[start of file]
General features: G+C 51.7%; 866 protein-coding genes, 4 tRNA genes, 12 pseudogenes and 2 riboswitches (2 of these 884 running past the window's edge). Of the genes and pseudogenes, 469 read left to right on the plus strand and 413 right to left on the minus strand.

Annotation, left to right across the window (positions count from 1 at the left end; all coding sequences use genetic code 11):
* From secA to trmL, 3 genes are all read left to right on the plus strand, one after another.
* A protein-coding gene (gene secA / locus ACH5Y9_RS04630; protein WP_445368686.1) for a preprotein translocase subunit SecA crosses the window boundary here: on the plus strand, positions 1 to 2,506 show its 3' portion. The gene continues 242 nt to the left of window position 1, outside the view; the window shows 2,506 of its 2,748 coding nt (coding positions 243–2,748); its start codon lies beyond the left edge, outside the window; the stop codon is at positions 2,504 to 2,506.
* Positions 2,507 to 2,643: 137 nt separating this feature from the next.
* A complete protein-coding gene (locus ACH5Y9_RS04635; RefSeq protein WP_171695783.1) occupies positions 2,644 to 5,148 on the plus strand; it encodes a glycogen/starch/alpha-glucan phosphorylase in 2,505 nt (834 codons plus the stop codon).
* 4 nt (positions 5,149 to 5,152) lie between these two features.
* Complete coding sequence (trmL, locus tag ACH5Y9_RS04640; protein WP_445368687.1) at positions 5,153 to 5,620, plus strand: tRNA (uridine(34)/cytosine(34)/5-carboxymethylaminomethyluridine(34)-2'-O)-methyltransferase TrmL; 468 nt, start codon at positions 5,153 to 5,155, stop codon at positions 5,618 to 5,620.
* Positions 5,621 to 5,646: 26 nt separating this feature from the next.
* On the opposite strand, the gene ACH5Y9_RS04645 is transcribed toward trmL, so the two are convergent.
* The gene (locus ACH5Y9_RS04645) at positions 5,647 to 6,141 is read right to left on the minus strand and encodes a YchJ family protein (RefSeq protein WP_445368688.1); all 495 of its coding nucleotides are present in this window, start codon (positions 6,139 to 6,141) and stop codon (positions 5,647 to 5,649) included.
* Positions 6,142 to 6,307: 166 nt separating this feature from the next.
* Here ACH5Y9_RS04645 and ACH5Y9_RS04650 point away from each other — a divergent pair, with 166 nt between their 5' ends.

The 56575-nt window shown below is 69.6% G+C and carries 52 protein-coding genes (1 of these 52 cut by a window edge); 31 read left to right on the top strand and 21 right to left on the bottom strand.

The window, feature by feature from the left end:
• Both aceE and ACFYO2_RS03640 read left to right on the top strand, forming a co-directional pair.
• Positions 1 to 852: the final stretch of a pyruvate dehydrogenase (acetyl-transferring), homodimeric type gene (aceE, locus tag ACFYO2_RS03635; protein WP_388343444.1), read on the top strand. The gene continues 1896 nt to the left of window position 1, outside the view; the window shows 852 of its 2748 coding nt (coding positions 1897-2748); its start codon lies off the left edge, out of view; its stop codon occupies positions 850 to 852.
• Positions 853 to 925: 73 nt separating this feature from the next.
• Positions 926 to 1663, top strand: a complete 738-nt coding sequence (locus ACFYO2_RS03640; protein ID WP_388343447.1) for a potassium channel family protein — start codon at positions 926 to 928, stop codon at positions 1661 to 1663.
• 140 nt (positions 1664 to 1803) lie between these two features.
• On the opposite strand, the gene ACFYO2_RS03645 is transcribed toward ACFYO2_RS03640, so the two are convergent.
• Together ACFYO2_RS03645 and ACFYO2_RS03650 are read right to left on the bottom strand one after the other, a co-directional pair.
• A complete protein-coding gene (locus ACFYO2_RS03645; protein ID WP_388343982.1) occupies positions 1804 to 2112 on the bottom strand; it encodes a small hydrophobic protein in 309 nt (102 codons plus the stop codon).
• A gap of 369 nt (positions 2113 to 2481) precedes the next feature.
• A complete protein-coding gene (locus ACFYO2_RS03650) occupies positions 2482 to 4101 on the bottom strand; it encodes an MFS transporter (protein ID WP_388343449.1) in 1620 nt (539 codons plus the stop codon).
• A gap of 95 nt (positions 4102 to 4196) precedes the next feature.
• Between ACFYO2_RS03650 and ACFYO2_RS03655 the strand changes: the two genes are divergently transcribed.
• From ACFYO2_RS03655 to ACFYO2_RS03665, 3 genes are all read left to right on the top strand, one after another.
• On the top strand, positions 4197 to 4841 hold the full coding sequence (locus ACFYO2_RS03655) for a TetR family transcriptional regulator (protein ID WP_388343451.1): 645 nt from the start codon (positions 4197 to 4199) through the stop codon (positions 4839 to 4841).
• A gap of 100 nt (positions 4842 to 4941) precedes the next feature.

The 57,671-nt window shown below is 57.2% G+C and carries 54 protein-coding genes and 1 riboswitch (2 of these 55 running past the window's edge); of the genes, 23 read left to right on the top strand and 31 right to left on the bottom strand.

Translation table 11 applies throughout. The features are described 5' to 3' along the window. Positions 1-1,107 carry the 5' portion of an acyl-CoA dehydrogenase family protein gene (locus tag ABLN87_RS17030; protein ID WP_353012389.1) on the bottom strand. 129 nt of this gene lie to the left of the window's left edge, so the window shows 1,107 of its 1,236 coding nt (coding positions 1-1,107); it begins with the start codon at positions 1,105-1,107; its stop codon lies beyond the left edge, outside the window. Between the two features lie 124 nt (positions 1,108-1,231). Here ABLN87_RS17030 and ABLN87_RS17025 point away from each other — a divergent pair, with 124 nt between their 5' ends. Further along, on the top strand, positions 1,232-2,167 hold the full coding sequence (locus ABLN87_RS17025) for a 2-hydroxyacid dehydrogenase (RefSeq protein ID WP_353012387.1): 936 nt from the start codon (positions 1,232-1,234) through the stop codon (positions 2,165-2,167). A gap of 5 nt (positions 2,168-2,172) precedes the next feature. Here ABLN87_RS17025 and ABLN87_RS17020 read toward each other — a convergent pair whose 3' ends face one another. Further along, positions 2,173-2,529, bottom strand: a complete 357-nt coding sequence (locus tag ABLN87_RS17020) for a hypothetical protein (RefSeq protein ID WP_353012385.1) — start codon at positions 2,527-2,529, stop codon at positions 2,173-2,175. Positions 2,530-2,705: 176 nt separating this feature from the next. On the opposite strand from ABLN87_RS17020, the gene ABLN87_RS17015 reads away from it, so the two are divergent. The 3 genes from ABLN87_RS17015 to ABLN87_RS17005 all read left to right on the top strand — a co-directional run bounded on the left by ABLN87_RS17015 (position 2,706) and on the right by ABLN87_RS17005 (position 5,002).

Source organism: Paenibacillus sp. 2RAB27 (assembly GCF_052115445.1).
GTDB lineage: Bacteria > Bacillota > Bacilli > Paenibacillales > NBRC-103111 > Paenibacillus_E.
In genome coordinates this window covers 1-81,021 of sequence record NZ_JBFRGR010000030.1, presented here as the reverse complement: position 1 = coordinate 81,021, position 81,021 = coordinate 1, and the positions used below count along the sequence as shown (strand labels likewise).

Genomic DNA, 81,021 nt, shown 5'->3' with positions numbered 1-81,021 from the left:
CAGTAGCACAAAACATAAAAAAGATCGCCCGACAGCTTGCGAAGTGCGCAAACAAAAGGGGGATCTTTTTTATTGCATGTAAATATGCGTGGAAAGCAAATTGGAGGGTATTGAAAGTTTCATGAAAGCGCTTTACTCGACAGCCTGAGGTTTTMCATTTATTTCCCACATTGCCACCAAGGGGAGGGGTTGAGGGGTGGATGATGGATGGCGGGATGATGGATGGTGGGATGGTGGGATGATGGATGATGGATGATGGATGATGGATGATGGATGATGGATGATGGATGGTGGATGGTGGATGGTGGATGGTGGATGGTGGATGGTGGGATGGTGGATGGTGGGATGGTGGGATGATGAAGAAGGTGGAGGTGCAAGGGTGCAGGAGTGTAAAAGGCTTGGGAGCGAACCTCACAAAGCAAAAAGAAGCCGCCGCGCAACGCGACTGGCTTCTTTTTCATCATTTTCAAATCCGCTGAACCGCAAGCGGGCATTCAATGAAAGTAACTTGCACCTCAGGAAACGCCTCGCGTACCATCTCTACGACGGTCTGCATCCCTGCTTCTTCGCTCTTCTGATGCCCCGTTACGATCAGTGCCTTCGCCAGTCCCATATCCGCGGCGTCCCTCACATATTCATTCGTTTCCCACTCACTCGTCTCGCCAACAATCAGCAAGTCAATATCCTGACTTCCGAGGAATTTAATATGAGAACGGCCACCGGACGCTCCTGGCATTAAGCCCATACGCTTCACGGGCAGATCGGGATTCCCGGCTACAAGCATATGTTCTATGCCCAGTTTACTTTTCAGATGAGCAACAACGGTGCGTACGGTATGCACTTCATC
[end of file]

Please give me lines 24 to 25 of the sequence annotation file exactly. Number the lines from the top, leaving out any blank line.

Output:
• A gap of 369 nt (positions 2113 to 2481) precedes the next feature.
• A complete protein-coding gene (locus ACFYO2_RS03650) occupies positions 2482 to 4101 on the bottom strand; it encodes an MFS transporter (protein ID WP_388343449.1) in 1620 nt (539 codons plus the stop codon).